Dr Neil Stanley Independent Sleep Expert
Thomas Wehr and segmented sleep It is clear that the research work of Thomas Wehr does not in any way lend credence to, or support for, Ekirch’s conception of segmented slumber. Ekirch seems to put a great deal of emphasis on the work of Thomas Wehr to support his concept of segmented sleep. He writes “In attempting to recreate conditions of "prehistoric" sleep, Dr. Thomas Wehr and his colleagues at NIMH found that human subjects, deprived at night of artificial light over a span of several weeks, eventually exhibited a pattern of broken slumber—astonishingly, one practically identical to that of pre-industrial households.” However Wehr explicitly was not trying to “recreate conditions of "prehistoric" sleep”, the purpose of his study was to “In animals, circadian pacemakers respond to seasonal changes in day length by making corresponding adjustments in the durations of diurnal and nocturnal periods of circadian rhythms; these adjustments mediate effects of photoperiod on breeding and other seasonally recurring phenomena. Little is known about photoperiod responses of human circadian pacemakers. To investigate this question, we recorded and compared circadian rhythm profiles of 15 individuals after chronic exposures to short (8 h) and long (14 h) nights.” (Conservation of Photoperiod-Responsive Mechanisms in Humans R846) Ekirch claims that In the experiment the subjects “ exhibited a pattern of broken slumber—astonishingly, one practically identical to that of pre-industrial households”. It would appear that Ekirch fails to understand the phrase ‘practically identical’ as Wehr's subjects remained “awake for an average of 2hrs before” they fell asleep. (‘The Impact of Changes in Nightlength’ p267). This does not fit with Ekirch’s conception of segmented sleep; nowhere does he mention such a long sleep onset, nor do any of sources that he quotes give any indication of long sleep onsets. Wehr states that “when individuals eventually fall asleep in long nights, they usually sleep in two major bouts, on in the evening and one in the morning, with a period of quiet wakefulness between the bouts . Each bout last 2-5 hours, and the period of intervening wakefulness last about 1-3hr. (‘The Impact of Changes in Nightlength’ p269). But this is a simplistic presentation of the findings of the experiment, in Wehr’s original paper he actually states that (Conservation of Photoperiod-Responsive Mechanisms in Humans R852) “ In long nights sleep generally separated into ≥2 fragments and often exhibited a symmetrically bimodal pattern of distribution” (This also perhaps gives support for the reports of “third sleep” that I have uncovered). This is not ‘practically identical’ to Ekirch’s conception that “Until the close of the early modern era, Western Europeans on most evenings experienced two major intervals of sleep bridged by up to an hour or more of quiet wakefulness”.  Only by averaging the data across all nights and the 12 ‘responders’ does the ‘bimodal pattern emerge. “The bouts of sleep are distributed in such a way that when nightly profiles of sleep are averaged together, a remarkably symmetrical bimodal pattern emerges” ('Clock for All Seasons' p334). But surely if “Until the close of the early modern era, Western Europeans on most evenings experienced two major intervals of sleep bridged by up to an hour or more of quiet wakefulness” as Ekirch claims such mathematical ‘manipulation’ would not be necessary, the subjects would all have slept in two periods, on most nights, (given that the conditions of the experiment remained constant, one might speculate that it would be more often than not. Ekirch writes that “Significantly, the intervening period of "non-anxious wakefulness" possessed "an endocrinology all its own," with visibly heightened levels of prolactin, a pituitary hormone best known for permitting chickens to brood contentedly atop eggs for long stretches of time”. Why Ekirch believes that broodiness in some breeds of chicken, (many chicken breeds rarely exhibit broodiness), has anything to do with nocturnal “non-anxious wakefulness” in humans is anyone’s guess.  This must have been from the personal communications as it does not appear in the references and is actually flatly contradicted by the following (’Clock for All Seasons' p281) “In 14-hr scotoperiods, prolactin reaches its high nighttime levels after the first 30 minutes, even though sleep onset has not yet occurred  (the average sleep latency in 14-hr scotoperiods is 2 hr) moreover there is no further increase in prolactin level after sleep begins. In addition, there is no decline in prolactin secretion during the periods of quiet wakefulness that occur in the middle of the scotoperiod between the evening and morning bouts of sleep.”   So if prolactin does not go up or down how can “the intervening period of "non-anxious wakefulness" possessed "an endocrinology all its own," with visibly heightened levels of prolactin.” (Interestingly Wehr states R851 “Although a parallel to the human PRL response to photoperiod can be found in the domestic cat, the response of other animals is opposite, in that they secrete less PRL in long nights” would suggest that the human response to long nights is not as, shall we say, natural as it would appear) Ekirch writes that “In fact, Wehr has likened this period of wakefulness to something approaching an altered state of consciousness not unlike meditation”. It is possible that this statement was made in a personal communication with Ekirch because what Wehr actually writes is “In humans, the nocturnal rise in PRL secretion is thought to be sleep dependent. If so, then it is not surprising that the cumulative duration of high PRL secretion increased when the cumulative duration of sleep increased in long nights. However, the pattern of PRL secretion in long nights suggests that PRL secretion is not strictly sleep dependent. In long nights, the onset of the nightly surge in PRL secretion was detected in samples obtained 30 min after the beginning of the dark period even though none of the subjects had fallen asleep at this time (average sleep latency ~2 h). An alternative possibility is that darkness stimulates human PRL secretion. Results of a subsequent experiment, however, failed to support this hypothesis (unpublished data). Another possibility is that quiet rest stimulates human PRL secretion. A previously published report that meditation stimulates human PRL secretion seems consistent with this hypothesis. Indeed, our subjects, when lying awake in long nights, resembled meditating individuals in displaying prominent and sustained alpha rhythms in their EEGs”. However you get alpha simply when you close your eyes and before sleep onset and given that spectral analysis was not done on the PSG we have no idea if the levels seen were “prominent” or not compared to ‘normal’ quiet wakefulness or pre-sleep levels, as Wehr says this is merely based on “unpublished observations”, doubtless post hoc. The paper that Wehr referes to ‘Jevning, R., A. F. Wilson, and E. F. VanderLaan. Plasma prolactin and growth hormone during meditation. Psychosom. Med. 40: 329-333, 1978’ found that  “Individuals of the short-term practitioner group were studied as their own controls before, during, and after a 40-min eyes-closed rest period. Prolactin concentration began to increase toward the end or after meditation in both groups of practitioners with levels continuing to increase in the post-TM period. The increases were not correlated with sleep occurrence. Prolactin levels were stable in controls throughout the experiment.” Wehr clear states that prolactin levels did not change during the long nights including during the period of wakefulness so what the subjects exhibited, with regards to prolactin, does not actually resemble mediation Ekich says that Thomas Wehr has found, "transitions to wakefulness are most likely to occur from REM periods that are especially intense," ('Clock for All Seasons' page 340) “In long nights, periods of quiet rest and contemplation often begin after transitions to wakefulness from periods of REM sleep that are particularly intense” Notice the use of the plural in this statement implying more than one period a night if wakefulness follow from REM periods again not fitting Ekirch’s conception that “Until the close of the early modern era, Western Europeans on most evenings experienced two major intervals of sleep bridged by up to an hour or more of quiet wakefulness”   Ekirch claims that there periods “typically accompanied by "particularly vivid dreams" distinguished by their "narrative quality," which many of the subjects in the experiment contemplated in the darkness”. However this is not a report of data obtain by Wehr as no dream recall were elicited from the subjects. (The phrase “which many of the subjects in the experiment contemplated in the darkness” seems to be an embellishment by Ekirch to support his hypothesis). What Wehr does say is based on an, untested, hypothesis ('Clock for All Seasons'  273) “If, as some research suggests, dreams that occur during REM sleep are distinguished by their vivid and emotional nature and their narrative quality, one wonders whether dreaming associated with REM sleep might have had a greater impact on ancestors who may have slept long nights than on their decedents who sleep in short nights today. At some time each night, they would have awakened from a vivid REM-type dream and entered an extended period of quiet wakefulness in which the effects of the dreams might reverberate in conscious awareness. Perhaps these aspects of the physiology of sleep in long nights will help explain why individuals who live in traditional societies sometimes seemed to attribute more importance to drams than we do” Ekirch, unwitting it seems, actually undermines the support he believes that Wehr provides for his conception of segmented sleep by admitting that “Wehr, to his credit, has speculated that other conditions in his experiments, apart from darkness, might have produced a bimodal pattern of sleep—such as boredom or the enforced rest of his subjects.”  "Further research will be necessary," he has written, "to determine whether, and to what extent, darkness per se or factors associated with the dark condition" were "responsible for the differences that we observed in the subjects' sleep." It is interesting perhaps to note that to date no such research has been done. The actual passage for Wehr is as follows “Confounding of darkness, enforced bed rest, and boredom. Further research will be necessary to determine whether, and to what extent, darkness per se or factors associated with the dark condition, such as instructions to rest or confinement in a boring environment, were responsible for the differences that we observed in the subjects’ sleep and circadian rhythm profiles in short and long nights. Whatever the answer to this question, the conditions and results of the experiment are still likely to be relevant to the behavior of photoperiod-responsive mechanisms in natural environments. In natural environments, darkness, enforced rest, and confinement tend to occur together and act in concert, because darkness inhibits arousal and restricts movement of day-active animals, including humans. In fact, in animals, changes in level of arousal evoked by the immediate presence of light and darkness have been shown to help mediate the phase-resetting effects of light and darkness on circadian oscillators. Until recently, this possibility was ignored in the interpretation of the responses of animals to findings in animals, it would be surprising if the de-arousing properties of enforced bed rest did not contribute significantly to the results of the present experiment.”  So the conditions in the experiment were in fact just as artificial as “today’s “artificial world”” as Wehr himself admits (‘The Impact of Changes in Nightlength’ p267).  A night length of 14 hours rarely occur for example in London only between 26th October and 15th February; in Rome between 10th November and 1st February; Washington DC between November 16th- January 25th, Tromso between 9th October - 4th March and never around the equator, so such a night length occurs for a majority of days in the most  northernmost, (and southernmost), fringes of civilisation, indeed in areas where humans are on relative, that is post Mesolithic era, newcomers. Even more damaging to Ekirch’s contention that “Until the close of the early modern era, Western Europeans on most evenings experienced two major intervals of sleep bridged by up to an hour or more of quiet wakefulness”, and for some reason conveniently ignored Ekirch, are the nonresponsive subjects in Wehr’s experiment   “A few individuals failed to exhibit photoperiod responses that were characteristic of the group as a whole. For example, 12 individuals’ sleep periods expanded and broke up into two or more fragments in long nights, but 3 individuals’ sleep periods remained compressed and consolidated, as though no change in photoperiod had occurred. In other photoperiod-responsive species, such as the Djungarian hamster (Phodopus sungorus), individuals of certain strains are similarly unresponsive to shortening of the photoperiod. Their nocturnal activity periods remain compressed and consolidated after transfer to long nights” Notice it is not “a few individuals” but 3 of the 15 completers i.e 20% and Wehr explains this by reference to strains of hamster,  bizarrely seemingly implying that the nonresponders are somehow a particular “strain” of human” And even more worryingly the “16th individual progressively became severely depressed and suicidal during the first 5 days of exposure to long nights and was removed from the experiment. He gradually recovered during the first week of his return to a normal schedule. Although he had no depressed and suicidal during the first 5 days of exposure to long nights and was removed from the experiment. He gradually recovered during the first week of his return to a normal schedule. Although he had no prior history of affective disorder, his second-degree relatives did. Since terminating the experiment 2 years ago, he has remained well” (Conservation of Photoperiod-Responsive Mechanisms in Humans R847). The fact that Wehr suggest that this subject “may have been genetically predisposed to affective illness” is disingenuous in the extreme (P856) and the fact that the experiment has such disastrous effect on one individual shows that it was not “practically identical to that of pre-industrial households” as Ekirch would have us believe. Ekirch writes “Of greater historical relevance is whether, as Thomas Wehr speculates, "It is tempting to speculate that in prehistoric times this arrangement provided a channel of communication between dreams and waking life that has gradually been closed off as humans have compressed and consolidated their sleep." Wehr goes on to say “if so, then this alteration might provide a physiological explanation for the observation that modern humans seem to have lost touch with the wellspring of myths and fantasies” This of course has nothing to do with 3000 years of rationalist or empiricist thought.  Ekirch writes “One remarkable implication of segmented sleep is that our pattern of seamless slumber for the past two hundred years has been a surprisingly recent phenomenon, the product of modern culture, not the primeval past. From the standpoint of scientists on the front lines of research, this discovery may lead to a better understanding of common "sleep disorders," a misnomer, perhaps, arising from the "natural pattern of human sleep . . . breaking through" into today's "artificial world." But Wehr actually writes “When modern Humans use artificial light to extend their waking activities into the nighttime hours, they compress, reduce and consolidate their sleep, and the delay its timing to the day-night cycle. When human sleep is decompressed in long scotoperiods, it can appear to modern eyes to be disordered. Sleep latency is long, and sleep is fragmented and interspersed with period of wakefulness. Because this type of sleep is similar to the sleep of many other animals, and because it occurs in health young individuals who sleep in long nights, we interpret it to be a natural pattern of human sleep, as it may have once occurred when humans lived from sun to sun. When modern humans find that their sleep is fragmented and interrupted by period of wakefulness during the night they regard it as being disordered. For some, an alternative interpretation could be a natural pattern of human sleep is breaking through into an artificial world in which it seems unfamiliar and unwelcome.”  (‘The Impact of Changes in Nightlength’ p 283) Note that Wehr uses the phrase ‘a natural pattern’ whereas Ekirch states that it is “the natural pattern”. Note Wehr makes no speculation about “common “sleep disorders”.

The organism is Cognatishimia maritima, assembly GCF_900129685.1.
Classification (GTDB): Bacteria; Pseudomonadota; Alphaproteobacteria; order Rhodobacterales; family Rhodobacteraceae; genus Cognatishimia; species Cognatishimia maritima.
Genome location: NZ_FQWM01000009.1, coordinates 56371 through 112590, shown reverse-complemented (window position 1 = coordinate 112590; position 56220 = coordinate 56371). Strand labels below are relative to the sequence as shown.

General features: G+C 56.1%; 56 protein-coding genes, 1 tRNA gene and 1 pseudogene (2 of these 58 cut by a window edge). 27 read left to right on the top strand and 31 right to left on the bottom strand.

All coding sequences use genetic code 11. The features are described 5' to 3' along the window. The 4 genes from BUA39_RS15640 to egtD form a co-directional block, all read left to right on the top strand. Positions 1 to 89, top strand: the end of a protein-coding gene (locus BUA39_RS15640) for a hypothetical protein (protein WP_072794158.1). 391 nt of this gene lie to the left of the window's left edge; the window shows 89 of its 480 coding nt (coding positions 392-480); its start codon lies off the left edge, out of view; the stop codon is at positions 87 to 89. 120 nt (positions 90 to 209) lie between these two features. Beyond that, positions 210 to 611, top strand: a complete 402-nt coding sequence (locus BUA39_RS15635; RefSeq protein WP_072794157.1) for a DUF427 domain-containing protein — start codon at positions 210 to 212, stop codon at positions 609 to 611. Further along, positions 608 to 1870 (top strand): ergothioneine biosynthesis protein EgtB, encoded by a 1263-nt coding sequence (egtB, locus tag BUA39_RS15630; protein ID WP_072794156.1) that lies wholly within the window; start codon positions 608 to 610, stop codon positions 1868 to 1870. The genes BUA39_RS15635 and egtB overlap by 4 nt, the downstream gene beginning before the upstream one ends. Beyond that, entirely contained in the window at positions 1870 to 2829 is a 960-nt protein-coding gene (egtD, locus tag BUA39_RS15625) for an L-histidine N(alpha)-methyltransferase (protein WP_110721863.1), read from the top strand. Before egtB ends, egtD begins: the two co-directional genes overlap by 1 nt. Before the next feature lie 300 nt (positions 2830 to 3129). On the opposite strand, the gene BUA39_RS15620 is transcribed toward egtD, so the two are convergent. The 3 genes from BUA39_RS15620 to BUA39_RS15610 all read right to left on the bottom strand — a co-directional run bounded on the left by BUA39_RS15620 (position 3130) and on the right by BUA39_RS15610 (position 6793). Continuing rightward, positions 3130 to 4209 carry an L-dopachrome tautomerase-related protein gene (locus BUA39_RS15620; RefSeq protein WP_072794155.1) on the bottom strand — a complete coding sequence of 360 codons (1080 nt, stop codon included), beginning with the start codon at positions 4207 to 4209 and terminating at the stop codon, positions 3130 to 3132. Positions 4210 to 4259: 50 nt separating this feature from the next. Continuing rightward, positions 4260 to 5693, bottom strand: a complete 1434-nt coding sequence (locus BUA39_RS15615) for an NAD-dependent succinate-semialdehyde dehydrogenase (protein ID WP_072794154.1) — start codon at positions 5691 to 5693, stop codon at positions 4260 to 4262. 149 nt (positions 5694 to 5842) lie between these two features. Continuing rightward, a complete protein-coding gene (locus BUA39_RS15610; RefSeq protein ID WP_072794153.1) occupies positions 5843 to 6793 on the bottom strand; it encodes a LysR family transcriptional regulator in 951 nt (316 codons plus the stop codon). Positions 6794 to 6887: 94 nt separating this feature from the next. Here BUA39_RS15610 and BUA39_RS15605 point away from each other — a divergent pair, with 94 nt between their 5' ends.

© Dr. Neil Stanley 2013-2018